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« Reply #22 on: January 04, 2003, 02:34:17 PM »

That’s because the Ruthenian rank and file don’t really want to be Eastern.
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« Reply #23 on: January 04, 2003, 03:11:01 PM »

I watched a Divine Liturgy of the Byzantine-Ruthenian Catholic Rite online this past week, and I noticed some significant departures from Orthodox rubrics, but these departures were very much in line with Latin Rite "Novus Ordo" practice, i.e., "Latinizations."

Instead of the priest giving the deacon from the chalice to drink of the Precious Blood, the deacon took the chalice off the altar himself and communed himself thereof.  The lay boy altar servers were all communed within the altar instead of outside the altar, as is proper for anyone below the order of deacon according to Byzantine Orthodox rubrics.  But these Ruthenian departures are all in line with Latin Rite rubrics.

Hypo-Ortho

Was that common Ruthenian practice when you were a Byzantine Catholic?  I have been to about ten different Byzantine Catholic parishes (Ruthenian, Ukrainian, Melkite, and Italo-Albanian) and have never seen altar boys communed at the altar.  Maybe I just tend to get lucky and find the ones that are not that latinized?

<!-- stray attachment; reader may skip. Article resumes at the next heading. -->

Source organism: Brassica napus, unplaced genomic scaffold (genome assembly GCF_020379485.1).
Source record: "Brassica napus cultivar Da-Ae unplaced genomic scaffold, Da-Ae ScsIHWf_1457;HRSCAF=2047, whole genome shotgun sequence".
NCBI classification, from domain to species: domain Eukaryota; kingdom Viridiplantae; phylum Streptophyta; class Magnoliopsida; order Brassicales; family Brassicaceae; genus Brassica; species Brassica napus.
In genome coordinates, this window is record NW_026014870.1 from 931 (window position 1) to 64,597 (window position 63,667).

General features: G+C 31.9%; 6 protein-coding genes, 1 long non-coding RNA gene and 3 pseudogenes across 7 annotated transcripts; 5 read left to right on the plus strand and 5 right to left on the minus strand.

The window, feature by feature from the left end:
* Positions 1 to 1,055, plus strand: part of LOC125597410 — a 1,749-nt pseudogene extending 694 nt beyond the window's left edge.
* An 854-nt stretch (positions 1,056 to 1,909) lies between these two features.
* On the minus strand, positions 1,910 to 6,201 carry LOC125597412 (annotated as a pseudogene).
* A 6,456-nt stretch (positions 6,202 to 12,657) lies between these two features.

In Christ,

anastasios
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« Reply #24 on: January 04, 2003, 03:14:17 PM »

I’ve seen altar boys communed in the altar, but not AT the Holy Table like a priest, in a Ruthenian church, 8-10 years ago. Not the worst thing in the world, not nearly as bad as grabbing the chalice off the HT and communing oneself, an abuse some Novus Ordo congregations have fallen into, but not what they’re supposed to be doing.
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« Reply #25 on: January 04, 2003, 03:15:01 PM »

Hypo-Ortho,